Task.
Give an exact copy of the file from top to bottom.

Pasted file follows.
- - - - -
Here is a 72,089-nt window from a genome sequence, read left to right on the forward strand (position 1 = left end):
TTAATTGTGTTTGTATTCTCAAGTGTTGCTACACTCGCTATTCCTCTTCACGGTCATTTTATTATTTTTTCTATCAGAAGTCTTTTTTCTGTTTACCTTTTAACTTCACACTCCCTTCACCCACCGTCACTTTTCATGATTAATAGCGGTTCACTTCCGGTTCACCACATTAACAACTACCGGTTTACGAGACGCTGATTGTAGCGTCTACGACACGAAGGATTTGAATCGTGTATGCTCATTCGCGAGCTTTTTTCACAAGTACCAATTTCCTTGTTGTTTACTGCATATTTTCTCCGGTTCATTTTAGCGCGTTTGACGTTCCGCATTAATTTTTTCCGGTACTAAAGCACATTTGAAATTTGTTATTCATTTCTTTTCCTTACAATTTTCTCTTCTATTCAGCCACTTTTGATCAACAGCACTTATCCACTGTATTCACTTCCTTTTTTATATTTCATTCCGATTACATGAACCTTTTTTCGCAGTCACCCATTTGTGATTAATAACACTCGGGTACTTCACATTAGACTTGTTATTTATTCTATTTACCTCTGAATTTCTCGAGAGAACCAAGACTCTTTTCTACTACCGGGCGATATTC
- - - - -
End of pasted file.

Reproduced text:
Here is a 72,089-nt window from a genome sequence, read left to right on the forward strand (position 1 = left end):
TTAATTGTGTTTGTATTCTCAAGTGTTGCTACACTCGCTATTCCTCTTCACGGTCATTTTATTATTTTTTCTATCAGAAGTCTTTTTTCTGTTTACCTTTTAACTTCACACTCCCTTCACCCACCGTCACTTTTCATGATTAATAGCGGTTCACTTCCGGTTCACCACATTAACAACTACCGGTTTACGAGACGCTGATTGTAGCGTCTACGACACGAAGGATTTGAATCGTGTATGCTCATTCGCGAGCTTTTTTCACAAGTACCAATTTCCTTGTTGTTTACTGCATATTTTCTCCGGTTCATTTTAGCGCGTTTGACGTTCCGCATTAATTTTTTCCGGTACTAAAGCACATTTGAAATTTGTTATTCATTTCTTTTCCTTACAATTTTCTCTTCTATTCAGCCACTTTTGATCAACAGCACTTATCCACTGTATTCACTTCCTTTTTTATATTTCATTCCGATTACATGAACCTTTTTTCGCAGTCACCCATTTGTGATTAATAACACTCGGGTACTTCACATTAGACTTGTTATTTATTCTATTTACCTCTGAATTTCTCGAGAGAACCAAGACTCTTTTCTACTACCGGGCGATATTC